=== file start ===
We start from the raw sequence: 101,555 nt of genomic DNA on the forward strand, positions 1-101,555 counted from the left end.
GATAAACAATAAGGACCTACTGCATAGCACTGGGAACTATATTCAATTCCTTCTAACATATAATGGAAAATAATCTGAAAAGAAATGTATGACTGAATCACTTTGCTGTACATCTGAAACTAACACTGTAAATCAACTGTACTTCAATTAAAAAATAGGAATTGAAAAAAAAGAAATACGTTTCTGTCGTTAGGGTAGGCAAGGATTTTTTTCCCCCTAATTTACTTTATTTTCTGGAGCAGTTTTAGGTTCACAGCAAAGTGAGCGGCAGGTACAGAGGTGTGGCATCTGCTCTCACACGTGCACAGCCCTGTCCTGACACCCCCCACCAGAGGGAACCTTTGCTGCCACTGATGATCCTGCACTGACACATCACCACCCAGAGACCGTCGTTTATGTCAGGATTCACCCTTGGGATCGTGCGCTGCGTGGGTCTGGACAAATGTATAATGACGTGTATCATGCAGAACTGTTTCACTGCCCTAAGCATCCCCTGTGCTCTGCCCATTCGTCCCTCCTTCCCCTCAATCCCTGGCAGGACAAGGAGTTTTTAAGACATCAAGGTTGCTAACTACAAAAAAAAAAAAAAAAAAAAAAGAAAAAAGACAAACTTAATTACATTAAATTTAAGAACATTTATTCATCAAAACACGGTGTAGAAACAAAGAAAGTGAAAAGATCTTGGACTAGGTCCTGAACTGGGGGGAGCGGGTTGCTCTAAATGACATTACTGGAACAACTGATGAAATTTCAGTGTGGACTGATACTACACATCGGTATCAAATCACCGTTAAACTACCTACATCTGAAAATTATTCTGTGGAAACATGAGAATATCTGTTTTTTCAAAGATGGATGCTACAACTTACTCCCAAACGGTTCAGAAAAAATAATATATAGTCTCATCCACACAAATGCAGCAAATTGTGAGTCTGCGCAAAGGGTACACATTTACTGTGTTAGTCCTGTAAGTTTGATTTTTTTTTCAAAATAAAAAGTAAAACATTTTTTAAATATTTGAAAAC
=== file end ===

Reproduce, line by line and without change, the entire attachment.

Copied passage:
We start from the raw sequence: 101,555 nt of genomic DNA on the forward strand, positions 1-101,555 counted from the left end.
GATAAACAATAAGGACCTACTGCATAGCACTGGGAACTATATTCAATTCCTTCTAACATATAATGGAAAATAATCTGAAAAGAAATGTATGACTGAATCACTTTGCTGTACATCTGAAACTAACACTGTAAATCAACTGTACTTCAATTAAAAAATAGGAATTGAAAAAAAAGAAATACGTTTCTGTCGTTAGGGTAGGCAAGGATTTTTTTCCCCCTAATTTACTTTATTTTCTGGAGCAGTTTTAGGTTCACAGCAAAGTGAGCGGCAGGTACAGAGGTGTGGCATCTGCTCTCACACGTGCACAGCCCTGTCCTGACACCCCCCACCAGAGGGAACCTTTGCTGCCACTGATGATCCTGCACTGACACATCACCACCCAGAGACCGTCGTTTATGTCAGGATTCACCCTTGGGATCGTGCGCTGCGTGGGTCTGGACAAATGTATAATGACGTGTATCATGCAGAACTGTTTCACTGCCCTAAGCATCCCCTGTGCTCTGCCCATTCGTCCCTCCTTCCCCTCAATCCCTGGCAGGACAAGGAGTTTTTAAGACATCAAGGTTGCTAACTACAAAAAAAAAAAAAAAAAAAAAAGAAAAAAGACAAACTTAATTACATTAAATTTAAGAACATTTATTCATCAAAACACGGTGTAGAAACAAAGAAAGTGAAAAGATCTTGGACTAGGTCCTGAACTGGGGGGAGCGGGTTGCTCTAAATGACATTACTGGAACAACTGATGAAATTTCAGTGTGGACTGATACTACACATCGGTATCAAATCACCGTTAAACTACCTACATCTGAAAATTATTCTGTGGAAACATGAGAATATCTGTTTTTTCAAAGATGGATGCTACAACTTACTCCCAAACGGTTCAGAAAAAATAATATATAGTCTCATCCACACAAATGCAGCAAATTGTGAGTCTGCGCAAAGGGTACACATTTACTGTGTTAGTCCTGTAAGTTTGATTTTTTTTTCAAAATAAAAAGTAAAACATTTTTTAAATATTTGAAAAC